NEWS18 November 2009

CMOR rallies for reform of Universal Service Fund

Government North America

US— Research industry lobbyist CMOR has added its voice to calls to reform the Universal Service Fund (USF), claiming the ever-changing fees levied on telephone users amount to a tax on phone surveys.

The USF funds communications services in rural and low-income areas of America by charging telecoms companies a percentage of the revenue they make from interstate telephone calls. This is known as the ‘contribution factor’ and the cost of meeting that contribution is passed on to telephone users in the shape of higher telephone fees.

Currently the contribution factor is determined quarterly, depending on the needs of the programmes the USF funds, but this can give rise to “dramatic fluctuations” in the cost of phone calls, says CMOR. In the second quarter of 2000 the fee was 5.7%; this quarter, however, the proposed fee is 12.3%.

According to CMOR: “The dramatic fluctuations in the USF fee may have minimal impact on an ordinary user’s phone bill. However, on the bill of a survey and opinion research company that does a considerable amount of interstate calling to conduct its surveys, those changes can be dramatic (and, in some cases, catastrophic) – and make it next to impossible to set budgets and set a cost structure for research.”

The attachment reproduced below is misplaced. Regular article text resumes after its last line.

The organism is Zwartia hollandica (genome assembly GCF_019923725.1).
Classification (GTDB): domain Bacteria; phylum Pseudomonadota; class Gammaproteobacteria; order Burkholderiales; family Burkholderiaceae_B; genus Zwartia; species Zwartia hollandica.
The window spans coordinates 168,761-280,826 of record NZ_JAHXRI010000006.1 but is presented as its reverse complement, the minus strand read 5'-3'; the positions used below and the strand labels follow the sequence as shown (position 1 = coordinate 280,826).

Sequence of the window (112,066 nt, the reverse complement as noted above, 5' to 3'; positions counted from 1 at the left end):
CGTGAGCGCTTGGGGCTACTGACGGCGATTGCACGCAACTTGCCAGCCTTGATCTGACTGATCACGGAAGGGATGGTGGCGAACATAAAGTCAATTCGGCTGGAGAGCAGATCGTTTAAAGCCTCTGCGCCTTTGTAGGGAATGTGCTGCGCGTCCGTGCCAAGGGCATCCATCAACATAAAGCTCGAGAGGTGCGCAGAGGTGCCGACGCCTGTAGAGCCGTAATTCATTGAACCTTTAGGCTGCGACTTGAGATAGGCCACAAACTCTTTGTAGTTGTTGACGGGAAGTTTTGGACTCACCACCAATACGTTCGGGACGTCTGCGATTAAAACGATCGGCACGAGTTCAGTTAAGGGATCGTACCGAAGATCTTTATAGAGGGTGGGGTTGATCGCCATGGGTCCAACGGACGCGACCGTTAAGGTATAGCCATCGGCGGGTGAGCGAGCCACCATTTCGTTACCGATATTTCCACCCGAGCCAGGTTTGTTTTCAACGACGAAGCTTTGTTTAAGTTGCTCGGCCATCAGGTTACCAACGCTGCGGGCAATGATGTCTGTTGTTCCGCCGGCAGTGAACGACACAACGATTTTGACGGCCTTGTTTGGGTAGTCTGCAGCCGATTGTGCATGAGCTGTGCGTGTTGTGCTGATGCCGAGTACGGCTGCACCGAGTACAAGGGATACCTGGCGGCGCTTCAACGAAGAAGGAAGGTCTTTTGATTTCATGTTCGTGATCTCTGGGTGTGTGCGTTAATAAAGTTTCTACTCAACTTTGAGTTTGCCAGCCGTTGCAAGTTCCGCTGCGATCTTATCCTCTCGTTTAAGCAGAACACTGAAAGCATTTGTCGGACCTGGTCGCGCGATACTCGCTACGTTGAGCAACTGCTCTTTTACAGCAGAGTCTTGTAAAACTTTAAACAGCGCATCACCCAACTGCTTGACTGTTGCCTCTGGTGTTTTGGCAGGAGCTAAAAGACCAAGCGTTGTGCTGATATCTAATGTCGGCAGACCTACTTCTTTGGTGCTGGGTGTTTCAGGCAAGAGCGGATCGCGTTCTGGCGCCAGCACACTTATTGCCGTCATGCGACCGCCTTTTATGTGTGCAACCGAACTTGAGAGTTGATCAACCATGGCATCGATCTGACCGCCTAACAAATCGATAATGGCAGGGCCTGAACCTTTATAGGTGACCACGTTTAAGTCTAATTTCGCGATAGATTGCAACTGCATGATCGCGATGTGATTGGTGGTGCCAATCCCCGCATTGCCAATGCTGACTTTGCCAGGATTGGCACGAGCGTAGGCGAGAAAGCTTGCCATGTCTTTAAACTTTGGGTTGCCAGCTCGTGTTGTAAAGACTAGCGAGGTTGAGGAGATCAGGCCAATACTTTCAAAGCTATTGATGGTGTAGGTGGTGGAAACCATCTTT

CMOR’s position is that the ‘contribution factor’ should be set annually, rather than quarterly – though in general it opposes “the imposition of the USF fee as a pass-through charge to telephone users”, with government affairs director Howard Fienberg describing it as “the equivalent of a tax on telephone survey and opinion research”.

Proposed reforms to the USF were debated yesterday by the House Subcommittee on Communications, Technology and the Internet.